File That In The Correct Out Basket

SATURDAY'S HERO

March 14, 1992|By ROB KASPER

After failing to find the ketchup bottle, I vowed to reorganize the household filing system. I am in charge of the out baskets, also known as the waste baskets. Formerly known as the trash.

Back when trash was just trash, I tossed old stuff in a waste basket. Then, a couple of times a week, I toted the refuse to the alley where it was scooped up and squashed by an amazingly efficient, if somewhat loud, city trash truck.

Now that recycling has hit the household, members of my family do not toss things in the trash. Instead, we place material in its proper recycling bin. Old newspapers go in one receptacle. Glass, cans and plastic containers go in another. And anything left over, plain ole trash, goes in the third.

Pickup days are also complicated. Plain ole trash still gets scooped up twice a week. But the bundles of paper are supposed to be set out for pickup on alternating Thursdays. Whenever paper gets the week off, it's a "plastic Thursday." This is the day that plastic, glass and metal materials meet their "reincarnator."

Even though it is complicated, I am all in favor of this new world order of refuse. I recycle for the usual reasons. Because it is "the right thing to do." Because it makes me feel morally superior to plain ole trash folks. Because it might keep city taxes from rising. And because my kids nag me about it.

The kids of today are recycling ninnies. You can't toss a beer can these days without risking a lecture on the importance of saving the planet. I blame this propagandizing on the schools, where teachers put ideas in the kids' heads. And on Saturday morning television, where public service announcements repeatedly tell our youth "Don't Do Drugs," but "Do Squash Cans."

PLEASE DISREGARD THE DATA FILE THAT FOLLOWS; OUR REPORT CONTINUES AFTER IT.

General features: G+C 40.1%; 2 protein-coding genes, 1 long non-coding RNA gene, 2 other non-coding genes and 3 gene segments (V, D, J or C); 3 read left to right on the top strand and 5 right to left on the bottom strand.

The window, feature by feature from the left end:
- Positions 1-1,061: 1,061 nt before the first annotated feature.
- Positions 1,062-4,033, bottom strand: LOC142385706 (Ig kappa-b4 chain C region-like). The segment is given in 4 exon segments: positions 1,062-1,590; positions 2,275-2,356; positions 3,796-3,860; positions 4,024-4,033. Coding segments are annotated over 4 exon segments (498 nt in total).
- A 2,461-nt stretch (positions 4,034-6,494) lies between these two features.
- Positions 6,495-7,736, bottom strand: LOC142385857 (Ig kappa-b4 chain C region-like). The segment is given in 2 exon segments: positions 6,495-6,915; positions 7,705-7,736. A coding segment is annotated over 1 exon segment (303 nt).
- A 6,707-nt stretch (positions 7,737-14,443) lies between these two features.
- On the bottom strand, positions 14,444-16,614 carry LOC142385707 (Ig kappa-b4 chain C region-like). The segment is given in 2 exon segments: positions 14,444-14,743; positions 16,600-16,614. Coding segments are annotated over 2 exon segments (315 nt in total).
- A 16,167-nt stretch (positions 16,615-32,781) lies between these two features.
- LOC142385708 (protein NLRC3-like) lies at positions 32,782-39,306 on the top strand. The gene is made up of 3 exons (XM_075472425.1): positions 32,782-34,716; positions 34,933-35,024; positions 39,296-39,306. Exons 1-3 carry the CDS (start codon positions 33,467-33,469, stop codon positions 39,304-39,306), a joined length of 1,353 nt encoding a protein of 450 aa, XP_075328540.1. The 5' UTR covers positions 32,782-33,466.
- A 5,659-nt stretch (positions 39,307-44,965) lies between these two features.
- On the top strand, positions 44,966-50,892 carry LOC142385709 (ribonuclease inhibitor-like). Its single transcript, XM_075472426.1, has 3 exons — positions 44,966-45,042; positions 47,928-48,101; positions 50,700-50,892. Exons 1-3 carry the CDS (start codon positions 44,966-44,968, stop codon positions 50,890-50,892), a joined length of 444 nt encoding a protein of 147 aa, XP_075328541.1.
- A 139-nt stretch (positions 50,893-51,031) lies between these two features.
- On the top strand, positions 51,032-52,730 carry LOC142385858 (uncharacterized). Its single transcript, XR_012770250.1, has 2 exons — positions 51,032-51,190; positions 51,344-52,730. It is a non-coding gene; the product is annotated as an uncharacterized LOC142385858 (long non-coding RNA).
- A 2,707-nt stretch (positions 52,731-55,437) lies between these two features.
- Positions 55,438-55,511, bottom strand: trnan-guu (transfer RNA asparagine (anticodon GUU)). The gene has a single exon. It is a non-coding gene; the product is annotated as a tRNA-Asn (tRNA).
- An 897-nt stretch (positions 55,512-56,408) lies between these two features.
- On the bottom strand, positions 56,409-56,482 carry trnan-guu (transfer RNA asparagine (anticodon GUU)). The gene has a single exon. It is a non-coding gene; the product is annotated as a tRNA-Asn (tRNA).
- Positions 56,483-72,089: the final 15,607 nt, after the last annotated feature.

While my kids are good at nagging and squashing, I am the one in charge of the grunt work of recycling -- namely the sorting and hauling.

Which gets me back to the missing ketchup bottle. I was looking for it because the family was in the midst of ketchup crisis. The kids had hamburgers in front of them but no ketchup.

The fact that we are a ketchup-dependent family marks us as as being out of it. Recent research alleges that salsa has replaced ketchup as America's top condiment. I do not believe this report. Our family, like many with school-age kids, goes through enough ketchup in one week to knock the stuffing out of any hoity-toity salsa statistics. At any given meal, we have a giant plastic bottle of ketchup open and squirting. Which was one reason why the other night at dinner when we couldn't find the ketchup bottle, I began to paw through the trash.

I figured that the ketchup bottle had been "misfiled." I thought that some impatient ketchup consumer had been disappointed with the flow of the red stuff and tossed a partially full bottle in the trash.

Before recycling, fetching items from "the files" was simpler. Back then there was only one wastebasket to ransack. Now there were three receptacles, one for paper, one for plastic, glass and metal, and one for trash.

That is the theory anyway. But in practice instead of being rinsed out and placed in its proper receptacle, an item sometimes gets tossed in a basket, any basket.

I began working the files. I found the milk cartons that had been cleaned and squashed, beer bottles without odor, and tuna fish cans that sparkled, but no ketchup bottle.

Next I looked through the mixed paper file; there were old newspapers, pieces of cardboard and empty food boxes. While I was pawing away, I checked a pizza box to make sure it wasn't covered with wax. Paper covered with wax is forbidden. I don't know why. I just know the rules.

Finally I looked through the "real trash." This was the wastebasket that held stuff like old bird seed. Items beyond recycling. I saw things that a gentleman never mentions. But I did not see any salsa bottles, or the missing ketchup bottle.

This gave me hope. Since the ketchup was not in the trash, it could still be at large. I began an extensive household search, checking all the known hangouts of the ketchup-loving crowd, in front of the television, under beds, next to my workbench. Nothing. I never found it.

The hunt for the ketchup bottle taught me several valuable lessons. First, we need bigger wastebaskets, three of them, each one a different color. Someone suggested a brown waste basket for real trash, an off-white one for glass, plastic and metals, and fuchsia one for mixed paper.

Which leads me to my next project. I know what mixed paper is -- any paper not covered with wax. But I haven't got a clue what color fuchsia is.

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